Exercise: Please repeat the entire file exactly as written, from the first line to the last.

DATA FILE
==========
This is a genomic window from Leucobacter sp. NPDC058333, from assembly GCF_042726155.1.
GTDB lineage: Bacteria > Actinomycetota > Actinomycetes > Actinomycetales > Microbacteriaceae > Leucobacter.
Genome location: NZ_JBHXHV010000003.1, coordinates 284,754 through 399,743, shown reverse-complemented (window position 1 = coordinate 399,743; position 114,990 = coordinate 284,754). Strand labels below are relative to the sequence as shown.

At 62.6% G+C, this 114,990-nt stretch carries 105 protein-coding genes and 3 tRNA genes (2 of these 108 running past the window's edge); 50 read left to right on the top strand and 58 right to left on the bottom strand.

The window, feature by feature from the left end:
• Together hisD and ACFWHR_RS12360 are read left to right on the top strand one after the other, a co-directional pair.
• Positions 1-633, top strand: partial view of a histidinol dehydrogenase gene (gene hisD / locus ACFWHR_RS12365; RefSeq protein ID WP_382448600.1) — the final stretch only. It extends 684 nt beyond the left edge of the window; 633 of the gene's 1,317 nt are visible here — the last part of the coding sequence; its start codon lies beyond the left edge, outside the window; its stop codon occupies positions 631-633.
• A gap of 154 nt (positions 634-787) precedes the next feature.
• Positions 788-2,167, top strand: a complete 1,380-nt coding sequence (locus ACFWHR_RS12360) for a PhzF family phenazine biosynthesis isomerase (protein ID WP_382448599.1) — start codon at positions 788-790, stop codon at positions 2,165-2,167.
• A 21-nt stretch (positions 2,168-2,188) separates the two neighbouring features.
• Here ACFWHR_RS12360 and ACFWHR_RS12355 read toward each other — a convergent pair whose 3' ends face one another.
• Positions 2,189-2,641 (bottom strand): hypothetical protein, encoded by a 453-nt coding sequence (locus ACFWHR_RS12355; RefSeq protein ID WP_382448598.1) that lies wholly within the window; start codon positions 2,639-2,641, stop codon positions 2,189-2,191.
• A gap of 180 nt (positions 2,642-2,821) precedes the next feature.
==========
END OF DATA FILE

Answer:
This is a genomic window from Leucobacter sp. NPDC058333, from assembly GCF_042726155.1.
GTDB lineage: Bacteria > Actinomycetota > Actinomycetes > Actinomycetales > Microbacteriaceae > Leucobacter.
Genome location: NZ_JBHXHV010000003.1, coordinates 284,754 through 399,743, shown reverse-complemented (window position 1 = coordinate 399,743; position 114,990 = coordinate 284,754). Strand labels below are relative to the sequence as shown.

At 62.6% G+C, this 114,990-nt stretch carries 105 protein-coding genes and 3 tRNA genes (2 of these 108 running past the window's edge); 50 read left to right on the top strand and 58 right to left on the bottom strand.

The window, feature by feature from the left end:
• Together hisD and ACFWHR_RS12360 are read left to right on the top strand one after the other, a co-directional pair.
• Positions 1-633, top strand: partial view of a histidinol dehydrogenase gene (gene hisD / locus ACFWHR_RS12365; RefSeq protein ID WP_382448600.1) — the final stretch only. It extends 684 nt beyond the left edge of the window; 633 of the gene's 1,317 nt are visible here — the last part of the coding sequence; its start codon lies beyond the left edge, outside the window; its stop codon occupies positions 631-633.
• A gap of 154 nt (positions 634-787) precedes the next feature.
• Positions 788-2,167, top strand: a complete 1,380-nt coding sequence (locus ACFWHR_RS12360) for a PhzF family phenazine biosynthesis isomerase (protein ID WP_382448599.1) — start codon at positions 788-790, stop codon at positions 2,165-2,167.
• A 21-nt stretch (positions 2,168-2,188) separates the two neighbouring features.
• Here ACFWHR_RS12360 and ACFWHR_RS12355 read toward each other — a convergent pair whose 3' ends face one another.
• Positions 2,189-2,641 (bottom strand): hypothetical protein, encoded by a 453-nt coding sequence (locus ACFWHR_RS12355; RefSeq protein ID WP_382448598.1) that lies wholly within the window; start codon positions 2,639-2,641, stop codon positions 2,189-2,191.
• A gap of 180 nt (positions 2,642-2,821) precedes the next feature.